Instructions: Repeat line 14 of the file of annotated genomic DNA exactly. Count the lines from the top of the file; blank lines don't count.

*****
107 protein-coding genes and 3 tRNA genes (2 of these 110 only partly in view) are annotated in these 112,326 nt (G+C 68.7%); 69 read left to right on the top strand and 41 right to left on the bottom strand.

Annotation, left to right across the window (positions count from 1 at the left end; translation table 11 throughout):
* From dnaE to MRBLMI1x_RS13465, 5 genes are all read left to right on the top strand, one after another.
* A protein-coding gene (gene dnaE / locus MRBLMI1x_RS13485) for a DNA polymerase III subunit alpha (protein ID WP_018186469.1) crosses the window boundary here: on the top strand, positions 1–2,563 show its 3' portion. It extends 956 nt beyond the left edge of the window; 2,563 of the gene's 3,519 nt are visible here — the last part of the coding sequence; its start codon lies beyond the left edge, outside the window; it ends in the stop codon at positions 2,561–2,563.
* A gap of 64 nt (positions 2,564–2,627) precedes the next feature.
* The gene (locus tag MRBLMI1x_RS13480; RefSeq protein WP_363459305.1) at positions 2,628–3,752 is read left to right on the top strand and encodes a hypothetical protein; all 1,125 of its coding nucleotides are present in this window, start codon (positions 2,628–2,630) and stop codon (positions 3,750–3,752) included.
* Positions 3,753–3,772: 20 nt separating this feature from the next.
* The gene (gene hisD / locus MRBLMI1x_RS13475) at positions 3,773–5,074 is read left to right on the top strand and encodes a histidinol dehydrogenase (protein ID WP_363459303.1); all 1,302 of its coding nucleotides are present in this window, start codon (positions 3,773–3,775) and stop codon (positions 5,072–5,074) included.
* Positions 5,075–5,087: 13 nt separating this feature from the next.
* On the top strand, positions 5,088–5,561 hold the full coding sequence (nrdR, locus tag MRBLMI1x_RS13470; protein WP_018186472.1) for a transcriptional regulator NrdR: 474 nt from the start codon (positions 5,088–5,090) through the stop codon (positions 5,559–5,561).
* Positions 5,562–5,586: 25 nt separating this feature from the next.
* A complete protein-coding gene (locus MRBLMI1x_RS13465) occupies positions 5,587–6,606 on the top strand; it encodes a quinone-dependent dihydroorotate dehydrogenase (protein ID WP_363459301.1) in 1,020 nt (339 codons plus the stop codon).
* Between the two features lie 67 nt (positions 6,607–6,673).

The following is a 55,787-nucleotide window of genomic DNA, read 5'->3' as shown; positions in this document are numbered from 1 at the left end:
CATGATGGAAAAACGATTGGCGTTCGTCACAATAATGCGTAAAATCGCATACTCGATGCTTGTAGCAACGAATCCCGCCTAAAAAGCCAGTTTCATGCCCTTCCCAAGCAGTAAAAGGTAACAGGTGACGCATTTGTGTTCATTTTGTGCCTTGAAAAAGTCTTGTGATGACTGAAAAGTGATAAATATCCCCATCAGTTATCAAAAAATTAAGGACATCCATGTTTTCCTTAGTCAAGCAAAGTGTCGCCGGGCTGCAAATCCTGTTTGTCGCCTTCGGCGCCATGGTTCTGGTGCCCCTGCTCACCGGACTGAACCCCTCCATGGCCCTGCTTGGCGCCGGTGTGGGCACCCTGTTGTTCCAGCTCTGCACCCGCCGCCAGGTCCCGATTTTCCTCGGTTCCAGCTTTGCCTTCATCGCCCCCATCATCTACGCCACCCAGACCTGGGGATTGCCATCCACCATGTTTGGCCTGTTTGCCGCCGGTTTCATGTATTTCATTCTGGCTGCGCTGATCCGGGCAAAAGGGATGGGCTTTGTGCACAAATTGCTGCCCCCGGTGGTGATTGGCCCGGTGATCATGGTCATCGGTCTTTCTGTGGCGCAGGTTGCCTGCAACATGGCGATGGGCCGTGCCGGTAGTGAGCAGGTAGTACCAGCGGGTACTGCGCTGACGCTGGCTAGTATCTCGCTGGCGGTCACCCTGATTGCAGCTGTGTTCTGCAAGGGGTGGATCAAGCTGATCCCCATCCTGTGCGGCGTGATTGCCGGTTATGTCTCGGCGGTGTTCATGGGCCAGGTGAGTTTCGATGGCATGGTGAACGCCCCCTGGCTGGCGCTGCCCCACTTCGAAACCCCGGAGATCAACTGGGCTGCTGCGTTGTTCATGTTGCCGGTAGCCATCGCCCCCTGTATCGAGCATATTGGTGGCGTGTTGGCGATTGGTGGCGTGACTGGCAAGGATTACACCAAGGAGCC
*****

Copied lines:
The following is a 55,787-nucleotide window of genomic DNA, read 5'->3' as shown; positions in this document are numbered from 1 at the left end: